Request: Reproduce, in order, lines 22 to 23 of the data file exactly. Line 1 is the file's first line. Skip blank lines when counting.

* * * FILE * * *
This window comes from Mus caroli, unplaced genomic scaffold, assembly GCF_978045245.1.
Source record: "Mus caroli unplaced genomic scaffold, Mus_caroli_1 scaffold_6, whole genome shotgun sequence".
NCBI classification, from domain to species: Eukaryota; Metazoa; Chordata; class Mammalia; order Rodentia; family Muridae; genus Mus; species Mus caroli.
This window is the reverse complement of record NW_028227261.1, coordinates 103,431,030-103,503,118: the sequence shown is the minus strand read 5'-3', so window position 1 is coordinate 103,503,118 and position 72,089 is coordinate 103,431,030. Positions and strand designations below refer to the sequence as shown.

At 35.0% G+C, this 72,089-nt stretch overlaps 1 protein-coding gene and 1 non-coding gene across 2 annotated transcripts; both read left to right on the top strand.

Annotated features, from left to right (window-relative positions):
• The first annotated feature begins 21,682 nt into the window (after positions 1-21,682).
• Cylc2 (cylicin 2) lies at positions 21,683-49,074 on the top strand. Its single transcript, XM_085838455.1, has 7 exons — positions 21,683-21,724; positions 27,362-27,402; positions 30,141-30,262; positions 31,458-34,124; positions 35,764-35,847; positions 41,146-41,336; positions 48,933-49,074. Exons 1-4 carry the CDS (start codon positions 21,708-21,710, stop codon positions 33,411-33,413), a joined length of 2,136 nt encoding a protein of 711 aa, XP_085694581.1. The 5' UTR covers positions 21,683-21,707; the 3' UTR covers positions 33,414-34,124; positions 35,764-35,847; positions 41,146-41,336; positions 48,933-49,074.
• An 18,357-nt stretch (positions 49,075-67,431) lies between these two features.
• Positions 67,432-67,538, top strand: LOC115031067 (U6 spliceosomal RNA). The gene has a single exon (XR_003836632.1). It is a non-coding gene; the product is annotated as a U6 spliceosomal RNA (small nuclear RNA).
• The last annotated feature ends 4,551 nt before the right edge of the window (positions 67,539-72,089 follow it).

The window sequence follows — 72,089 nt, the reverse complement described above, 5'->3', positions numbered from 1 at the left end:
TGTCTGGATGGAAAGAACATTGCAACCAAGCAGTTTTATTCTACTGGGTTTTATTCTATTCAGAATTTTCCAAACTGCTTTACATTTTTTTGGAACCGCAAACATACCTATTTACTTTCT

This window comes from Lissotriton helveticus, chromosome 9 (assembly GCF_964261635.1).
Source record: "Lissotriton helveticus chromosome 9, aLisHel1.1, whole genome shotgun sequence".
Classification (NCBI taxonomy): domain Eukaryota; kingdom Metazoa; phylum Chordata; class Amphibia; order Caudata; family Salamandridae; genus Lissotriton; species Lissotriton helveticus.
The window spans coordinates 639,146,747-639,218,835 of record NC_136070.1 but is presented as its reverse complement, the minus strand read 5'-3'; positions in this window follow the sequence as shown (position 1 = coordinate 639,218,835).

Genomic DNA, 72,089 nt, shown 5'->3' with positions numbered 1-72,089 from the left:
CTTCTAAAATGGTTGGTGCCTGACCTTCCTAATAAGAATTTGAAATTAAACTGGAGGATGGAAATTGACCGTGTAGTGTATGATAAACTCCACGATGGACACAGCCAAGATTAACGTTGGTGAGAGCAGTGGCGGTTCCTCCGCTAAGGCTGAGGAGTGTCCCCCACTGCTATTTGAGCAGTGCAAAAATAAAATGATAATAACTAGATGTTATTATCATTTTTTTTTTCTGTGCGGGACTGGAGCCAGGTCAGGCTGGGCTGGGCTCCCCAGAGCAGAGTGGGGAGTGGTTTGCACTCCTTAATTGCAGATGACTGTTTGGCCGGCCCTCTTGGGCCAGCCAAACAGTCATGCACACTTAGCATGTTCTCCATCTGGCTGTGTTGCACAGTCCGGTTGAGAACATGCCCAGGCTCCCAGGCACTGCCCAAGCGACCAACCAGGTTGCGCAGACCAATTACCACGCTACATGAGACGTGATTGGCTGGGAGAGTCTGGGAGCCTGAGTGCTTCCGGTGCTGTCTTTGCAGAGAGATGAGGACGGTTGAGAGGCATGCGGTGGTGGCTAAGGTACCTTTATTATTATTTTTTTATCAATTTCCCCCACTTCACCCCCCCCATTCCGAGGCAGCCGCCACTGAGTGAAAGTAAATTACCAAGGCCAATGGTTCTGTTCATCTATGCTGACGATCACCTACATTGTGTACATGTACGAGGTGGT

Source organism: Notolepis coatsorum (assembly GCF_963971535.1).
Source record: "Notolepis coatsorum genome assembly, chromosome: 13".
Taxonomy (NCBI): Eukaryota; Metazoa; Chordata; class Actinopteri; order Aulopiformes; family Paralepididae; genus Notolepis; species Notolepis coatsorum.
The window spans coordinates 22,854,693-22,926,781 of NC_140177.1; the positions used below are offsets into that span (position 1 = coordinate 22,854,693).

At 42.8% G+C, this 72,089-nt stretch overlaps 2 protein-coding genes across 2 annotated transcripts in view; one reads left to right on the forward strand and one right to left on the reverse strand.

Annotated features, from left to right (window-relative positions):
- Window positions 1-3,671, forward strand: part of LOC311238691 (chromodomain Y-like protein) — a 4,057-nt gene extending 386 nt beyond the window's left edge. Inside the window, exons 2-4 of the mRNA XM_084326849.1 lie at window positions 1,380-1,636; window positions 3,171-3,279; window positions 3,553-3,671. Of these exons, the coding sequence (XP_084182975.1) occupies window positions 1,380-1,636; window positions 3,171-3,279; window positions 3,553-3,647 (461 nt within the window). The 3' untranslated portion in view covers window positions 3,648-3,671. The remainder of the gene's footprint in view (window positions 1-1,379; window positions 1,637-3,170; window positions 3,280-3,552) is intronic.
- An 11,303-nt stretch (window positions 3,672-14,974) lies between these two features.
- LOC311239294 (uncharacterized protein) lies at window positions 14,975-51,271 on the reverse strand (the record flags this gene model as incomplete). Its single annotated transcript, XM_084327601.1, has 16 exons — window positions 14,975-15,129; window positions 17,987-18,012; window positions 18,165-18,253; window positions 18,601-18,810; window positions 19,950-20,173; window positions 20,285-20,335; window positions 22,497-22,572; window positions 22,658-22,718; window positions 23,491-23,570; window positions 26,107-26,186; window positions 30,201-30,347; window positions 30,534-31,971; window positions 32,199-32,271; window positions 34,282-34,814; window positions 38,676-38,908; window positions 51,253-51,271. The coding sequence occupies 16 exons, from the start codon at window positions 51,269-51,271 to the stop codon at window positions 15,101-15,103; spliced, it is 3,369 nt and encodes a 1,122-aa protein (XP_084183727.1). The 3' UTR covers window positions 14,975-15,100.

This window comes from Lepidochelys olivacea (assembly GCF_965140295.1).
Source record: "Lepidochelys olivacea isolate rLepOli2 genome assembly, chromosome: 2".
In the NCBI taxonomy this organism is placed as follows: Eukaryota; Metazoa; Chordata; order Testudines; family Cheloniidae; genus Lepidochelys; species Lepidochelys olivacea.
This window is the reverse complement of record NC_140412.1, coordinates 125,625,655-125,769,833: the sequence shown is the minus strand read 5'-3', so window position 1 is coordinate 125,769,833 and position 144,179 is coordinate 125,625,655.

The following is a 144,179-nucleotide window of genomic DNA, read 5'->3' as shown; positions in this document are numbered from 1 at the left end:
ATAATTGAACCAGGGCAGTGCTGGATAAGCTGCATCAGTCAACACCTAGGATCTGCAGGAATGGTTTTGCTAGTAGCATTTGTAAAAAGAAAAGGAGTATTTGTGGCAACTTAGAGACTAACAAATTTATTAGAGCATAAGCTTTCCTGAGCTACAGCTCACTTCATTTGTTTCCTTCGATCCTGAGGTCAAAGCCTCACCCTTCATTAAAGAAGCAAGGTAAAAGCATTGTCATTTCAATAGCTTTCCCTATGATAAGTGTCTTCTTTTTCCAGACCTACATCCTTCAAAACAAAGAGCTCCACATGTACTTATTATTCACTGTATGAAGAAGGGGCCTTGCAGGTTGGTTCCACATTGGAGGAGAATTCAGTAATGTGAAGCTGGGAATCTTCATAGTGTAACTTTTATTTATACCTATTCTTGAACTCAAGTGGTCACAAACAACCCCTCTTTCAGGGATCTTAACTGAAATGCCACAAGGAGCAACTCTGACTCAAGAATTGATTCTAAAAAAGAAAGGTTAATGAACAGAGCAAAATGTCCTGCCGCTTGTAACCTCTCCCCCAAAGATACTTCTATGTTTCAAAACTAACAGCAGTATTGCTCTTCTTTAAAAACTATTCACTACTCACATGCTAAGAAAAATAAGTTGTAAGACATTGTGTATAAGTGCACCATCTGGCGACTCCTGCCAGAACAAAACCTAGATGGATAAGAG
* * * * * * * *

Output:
Taxonomy (NCBI): Eukaryota; Metazoa; Chordata; class Actinopteri; order Aulopiformes; family Paralepididae; genus Notolepis; species Notolepis coatsorum.
The window spans coordinates 22,854,693-22,926,781 of NC_140177.1; the positions used below are offsets into that span (position 1 = coordinate 22,854,693).